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THE West Indies pace attack wasn’t as effective second time around and this might be why, writes IAN CALLEN:

LOCAL knowledge should never be discounted. 

The difficulty, however, is determining fact from fiction and this I am afraid is where all the planning and preparation for the West Indies came unstuck in the second Test against England last weekend.

For me sitting in front of my TV 16,959 kilometres away from Manchester and keen to see a revival in their cricket, I was alerted just prior to the toss that the Old Trafford wicket, renowned for having pace in it, was under-prepared. 

The information had been passed on by David Lloyd, a Lancastrian Test player and England coach, now a longtime Sky Cricket commentator. 

He told viewers that consistent rain had been falling over the county for three weeks and because of this, there was no way this pitch would be as fast as normal or as fast as many were saying (me included, I’m sorry). The curator apparently had not been able to put the work into it.

This would be the kind of information captain Jason Holder and his strategists might have thought worthy of considering before they announced an unchanged team.

If this information were to be true, their pace attack had just been reduced in effectiveness by a factor of two plus the collateral.

As I saw it, Gabriel and Roach (who both bowl wide of the crease and rely on pace off the deck) had been taken out of the contest before the umpire called “Play”. 

This would also have a follow-on effect to Holder, who is rewarded with wickets because he backs up and complements his pace attack. 

So he too would suffer as a consequence.

England on the other hand had all of a sudden decided on a rotation policy, resting James Anderson. I couldn’t understand it at the time, but thinking about it, it wasn’t as if James would be playing in front of any home town support because no crowds are allowed.

So it seems his time in the game at 37 years of age is not up, just yet. Perhaps he will make another tour of Australia after all.

And how much can we believe about the Jofra Archer incident? 

The star fast bowler was found to have broken COVID protocols by stopping by his home on route to Manchester but surely it couldn’t have been a ruse to distract the West Indies selectors — could it? 

Who knows, but into the England team came the captain Joe Root and three new bowlers, Curran, Broad and Woakes. A bowling attack more than capable of combatting a slower than expected pitch. 

So as Holder led his team out onto the field of play, I noticed he looked to the overcast skies and I bet he was thinking about capitalising on what he thought would be perfect bowling conditions.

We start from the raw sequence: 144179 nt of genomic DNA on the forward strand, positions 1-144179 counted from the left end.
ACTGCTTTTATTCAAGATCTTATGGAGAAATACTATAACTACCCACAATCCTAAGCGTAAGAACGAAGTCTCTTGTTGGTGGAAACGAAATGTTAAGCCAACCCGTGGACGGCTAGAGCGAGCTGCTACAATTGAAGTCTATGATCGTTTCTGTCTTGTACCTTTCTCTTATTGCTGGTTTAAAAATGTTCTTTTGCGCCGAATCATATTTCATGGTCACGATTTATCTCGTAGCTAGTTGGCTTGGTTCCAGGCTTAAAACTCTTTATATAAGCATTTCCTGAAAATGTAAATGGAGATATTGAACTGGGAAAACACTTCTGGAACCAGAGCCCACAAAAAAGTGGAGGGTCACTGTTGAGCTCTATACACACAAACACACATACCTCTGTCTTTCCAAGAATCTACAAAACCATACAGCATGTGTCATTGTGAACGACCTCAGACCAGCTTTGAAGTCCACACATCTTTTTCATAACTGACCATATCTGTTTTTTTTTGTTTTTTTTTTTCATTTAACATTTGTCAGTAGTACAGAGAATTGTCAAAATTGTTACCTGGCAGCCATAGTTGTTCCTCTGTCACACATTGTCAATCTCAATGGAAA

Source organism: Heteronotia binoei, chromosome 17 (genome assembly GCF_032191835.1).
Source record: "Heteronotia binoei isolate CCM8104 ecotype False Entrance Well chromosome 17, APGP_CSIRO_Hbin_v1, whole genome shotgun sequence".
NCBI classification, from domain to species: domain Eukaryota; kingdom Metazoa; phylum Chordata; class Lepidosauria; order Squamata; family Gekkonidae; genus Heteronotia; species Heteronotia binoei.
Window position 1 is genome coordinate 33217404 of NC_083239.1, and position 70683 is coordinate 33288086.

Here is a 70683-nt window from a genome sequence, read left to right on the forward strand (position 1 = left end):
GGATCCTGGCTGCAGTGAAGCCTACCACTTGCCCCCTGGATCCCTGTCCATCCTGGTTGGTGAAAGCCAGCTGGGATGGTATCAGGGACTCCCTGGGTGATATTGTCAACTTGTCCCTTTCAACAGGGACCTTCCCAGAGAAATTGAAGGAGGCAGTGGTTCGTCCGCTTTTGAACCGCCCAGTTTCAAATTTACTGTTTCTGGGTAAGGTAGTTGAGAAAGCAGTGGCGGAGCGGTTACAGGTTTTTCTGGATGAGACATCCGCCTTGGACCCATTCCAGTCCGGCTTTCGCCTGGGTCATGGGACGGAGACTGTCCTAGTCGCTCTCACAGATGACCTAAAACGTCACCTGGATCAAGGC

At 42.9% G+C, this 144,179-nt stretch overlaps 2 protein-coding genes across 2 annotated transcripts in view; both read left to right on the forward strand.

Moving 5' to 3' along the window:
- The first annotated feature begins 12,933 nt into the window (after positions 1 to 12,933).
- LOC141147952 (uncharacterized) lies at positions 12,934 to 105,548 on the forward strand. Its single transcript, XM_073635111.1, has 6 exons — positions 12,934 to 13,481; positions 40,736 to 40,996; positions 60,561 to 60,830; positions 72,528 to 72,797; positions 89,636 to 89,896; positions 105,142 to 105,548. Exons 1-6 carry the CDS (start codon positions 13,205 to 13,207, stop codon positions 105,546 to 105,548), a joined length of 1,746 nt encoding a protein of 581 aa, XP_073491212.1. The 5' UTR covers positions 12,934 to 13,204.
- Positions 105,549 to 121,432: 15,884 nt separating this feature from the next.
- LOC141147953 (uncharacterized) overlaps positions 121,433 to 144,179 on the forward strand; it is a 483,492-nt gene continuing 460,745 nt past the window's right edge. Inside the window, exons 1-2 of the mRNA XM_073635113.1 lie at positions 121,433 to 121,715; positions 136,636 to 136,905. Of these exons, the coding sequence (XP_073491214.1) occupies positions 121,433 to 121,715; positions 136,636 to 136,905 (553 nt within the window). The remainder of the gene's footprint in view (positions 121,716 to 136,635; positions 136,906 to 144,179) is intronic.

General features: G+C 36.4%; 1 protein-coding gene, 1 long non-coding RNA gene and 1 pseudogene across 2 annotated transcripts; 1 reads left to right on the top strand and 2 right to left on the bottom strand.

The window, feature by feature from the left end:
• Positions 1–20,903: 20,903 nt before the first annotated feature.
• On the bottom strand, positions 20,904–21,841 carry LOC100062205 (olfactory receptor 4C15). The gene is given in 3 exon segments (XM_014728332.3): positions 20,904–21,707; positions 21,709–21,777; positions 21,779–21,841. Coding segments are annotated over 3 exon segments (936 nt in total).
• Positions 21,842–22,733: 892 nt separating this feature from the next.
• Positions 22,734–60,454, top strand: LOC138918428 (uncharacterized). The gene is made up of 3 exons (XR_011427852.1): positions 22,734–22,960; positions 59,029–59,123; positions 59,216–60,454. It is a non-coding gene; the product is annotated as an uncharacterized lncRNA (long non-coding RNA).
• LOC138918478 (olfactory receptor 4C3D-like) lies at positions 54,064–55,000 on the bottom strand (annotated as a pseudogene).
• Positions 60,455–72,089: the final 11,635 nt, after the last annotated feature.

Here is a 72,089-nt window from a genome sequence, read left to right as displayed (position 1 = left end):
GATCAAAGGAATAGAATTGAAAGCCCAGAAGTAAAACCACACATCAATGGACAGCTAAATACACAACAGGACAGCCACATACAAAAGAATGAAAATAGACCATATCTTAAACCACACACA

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Instead he was in for a rude awakening, the pitch had no pace, it was slower and more suitable for those who can move the ball through the air with disciplined lines. 

Not his pace men.

The exact moment Holder realised he’d misjudged the conditions might have been his first bowling change. I witnessed six of the most wayward overs that I can remember in Test cricket, including Gabriel’s first which reminded me of that infamous “Harmison” first ball at the Gabba in 2006, which was collected by second slip not the wicketkeeper.

All would have fallen apart for the Windies, except for the flukish bowling change that saw off-spinner Roston Chase quickly setting his field for a hat trick delivery. 

Thirteen overs later Alzarri Joseph, one of the few in his team with the ability to take the ball away from right handers, did exactly this and had the English captain caught by his counterpart in slip.

The Windies were still in game with England at 3/81. 

But from that moment on, Dom Sibley and Ben Stokes stubbornly set about playing their opposition out of the match.

When Chase claimed the third of his five wickets, Sibley had scored his second Test century (120) and had contributed 85 of the of a 261 run partnership with Stokes who was 155 not out. 

What a player Stokes is! He had led England to 4/342 and the West Indies pace attack so threatening in Southampton were relying solely on the spin of Chase. He didn’t let them down either and by the time he’d claimed Pope, his fourth wicket, he was the only effective bowler. 

But the game was over at that stage and of the other bowlers, Kemar Roach had bowled 81 overs in the series without a wicket. As for Gabriel, the West Indies paceman so dangerous in Southampton was all at sea, as was Holder, so heavily reliant on the pressure exerted by his fast men.

The West Indies had offered so much and if conditions were as tradition dictated they should have been, I think the story would have been different but they now had to rely on their notoriously susceptible batting to save them. Not surprisingly, it didn’t happen.

If you thought it couldn’t get any worse for the West Indies, England have had all the time in the world to prepare two wickets for the next Test is at the same venue with only a few days of rest. 

I like many cricket lovers around the globe have been waiting for a Caribbean resurrection for the sake of the game.


Author: Ian Callen

IAN CALLEN is a former Victorian and Australian fast bowler, Test cap No 291.



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